China’s reported military overture to Vanuatu is sparking fears in Australia and beyond

Venturing out.
Venturing out.
Image: AP Photo/Wong Maye-E
We may earn a commission from links on this page.

For decades, Australia has enjoyed one clear benefit from its remote location: No major military power has posed a nearby threat. In the years ahead, that could change.

According to a report by Fairfax Media published yesterday (April 9), the governments of China and Vanuatu have held preliminary discussions about China building a military base in the South Pacific island nation. A spokesman for China’s embassy in Vanuatu said the idea was “ridiculous,” while Vanuatu’s foreign minister, Ralph Regenvanu, rejected the report.

But the article, citing unnamed sources, has been taken seriously by many and already sparked much discussion, in Australia and beyond, about China’s moves and intentions in the South Pacific, which is dotted with small but strategically significant islands.

Oceania, including Melanesia, Australasia, Polynesia, and Micronesia.
Oceania in focus.
Image: Tintazul/Wikimedia Commons

James Kraska, a professor of international law at the US Naval War College, noted on Twitter that a Chinese base in Vanuatu would outflank “not only Australia but also Guam.” The US military has a strong presence on Guam, a key territory.

“Whilst these countries might be small, and disparate and isolated, in reality they occupy a serious part of the world’s space which is becoming more important every day,” said New Zealand’s foreign minister, Winston Peters, while speaking at the Lowy Institute in Sydney last month.

Beijing has denied its maritime intentions before, and shown a willingness to play the long game. In the mid-1990s, it reassured Manila that it was merely building a “fishermen’s shelter” at Mischief Reef, close to the Philippines in the South China Sea. It now operates a militarized manmade island there, along with others nearby.

China has also been accused of showering weaker nations with development funding—or setting debt traps—with an eye toward later using their strategic locations or resources, or securing their support in diplomatic affairs. Beijing has provided significant development funding in recent years to Vanuatu, which in turn has supported its controversial claims in the South China Sea.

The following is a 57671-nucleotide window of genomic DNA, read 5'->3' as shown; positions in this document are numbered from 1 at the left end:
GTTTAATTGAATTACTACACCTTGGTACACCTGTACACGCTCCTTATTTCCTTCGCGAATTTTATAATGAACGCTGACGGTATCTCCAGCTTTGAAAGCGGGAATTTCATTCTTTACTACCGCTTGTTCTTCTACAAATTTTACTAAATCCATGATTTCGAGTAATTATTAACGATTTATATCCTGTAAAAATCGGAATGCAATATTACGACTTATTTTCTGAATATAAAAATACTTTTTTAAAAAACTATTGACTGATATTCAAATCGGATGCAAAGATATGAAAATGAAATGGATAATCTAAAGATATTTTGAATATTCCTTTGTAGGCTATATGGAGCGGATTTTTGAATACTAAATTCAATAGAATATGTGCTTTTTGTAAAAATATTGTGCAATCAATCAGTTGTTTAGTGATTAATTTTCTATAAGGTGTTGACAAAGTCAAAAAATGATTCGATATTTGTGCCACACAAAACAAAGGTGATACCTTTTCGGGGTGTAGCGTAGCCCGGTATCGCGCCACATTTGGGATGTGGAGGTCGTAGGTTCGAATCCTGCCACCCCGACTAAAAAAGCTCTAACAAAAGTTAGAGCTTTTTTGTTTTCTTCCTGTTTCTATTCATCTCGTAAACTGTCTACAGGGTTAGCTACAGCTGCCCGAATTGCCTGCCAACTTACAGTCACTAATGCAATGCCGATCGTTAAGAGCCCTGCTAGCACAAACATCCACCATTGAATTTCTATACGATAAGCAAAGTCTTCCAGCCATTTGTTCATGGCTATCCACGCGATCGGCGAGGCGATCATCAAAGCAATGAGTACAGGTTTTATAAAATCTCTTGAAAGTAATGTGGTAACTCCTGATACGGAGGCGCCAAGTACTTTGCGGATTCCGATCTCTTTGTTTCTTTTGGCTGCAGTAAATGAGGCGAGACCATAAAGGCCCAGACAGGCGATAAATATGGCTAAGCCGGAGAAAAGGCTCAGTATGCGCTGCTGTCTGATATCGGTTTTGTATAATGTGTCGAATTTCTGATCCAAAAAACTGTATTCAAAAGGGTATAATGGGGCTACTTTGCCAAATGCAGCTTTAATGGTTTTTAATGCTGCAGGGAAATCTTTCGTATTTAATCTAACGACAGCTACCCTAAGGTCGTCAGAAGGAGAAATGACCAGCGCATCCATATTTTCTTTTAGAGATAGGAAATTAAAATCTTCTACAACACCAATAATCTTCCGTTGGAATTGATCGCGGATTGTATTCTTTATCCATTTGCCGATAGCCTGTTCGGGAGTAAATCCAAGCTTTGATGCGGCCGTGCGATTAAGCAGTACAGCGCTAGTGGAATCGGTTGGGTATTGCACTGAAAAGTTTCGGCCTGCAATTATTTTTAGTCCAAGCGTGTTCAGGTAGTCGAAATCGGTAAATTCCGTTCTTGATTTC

In December, Sri Lanka signed a 99-year lease turning over a strategic port in the southern city of Hambantota to a Chinese company, in order to lessen its debt to China, which helped fund the building of the port. The port will play a important role in China’s Belt and Road initiative, which will link ports and roads between China and Europe. China has denied the port will serve a military purpose.

Following the Fairfax report, Australian prime minister Malcolm Turnbull said, ”We would view with great concern the establishment of any foreign military bases in those Pacific Island countries and neighbors of ours.” His New Zealand counterpart, Jacinda Ardern, said that her nation will “keep a watching eye on activity within the Pacific” and that “New Zealand is opposed to the militarization of the Pacific generally.” She visited South Pacific islands last month, with concerns about China’s growing clout very much in mind.

Both leaders said they were unaware of Chinese plans regarding a base in Vanuatu. But they, like the US, are fully aware of China’s patience, military modernization, and growing maritime reach.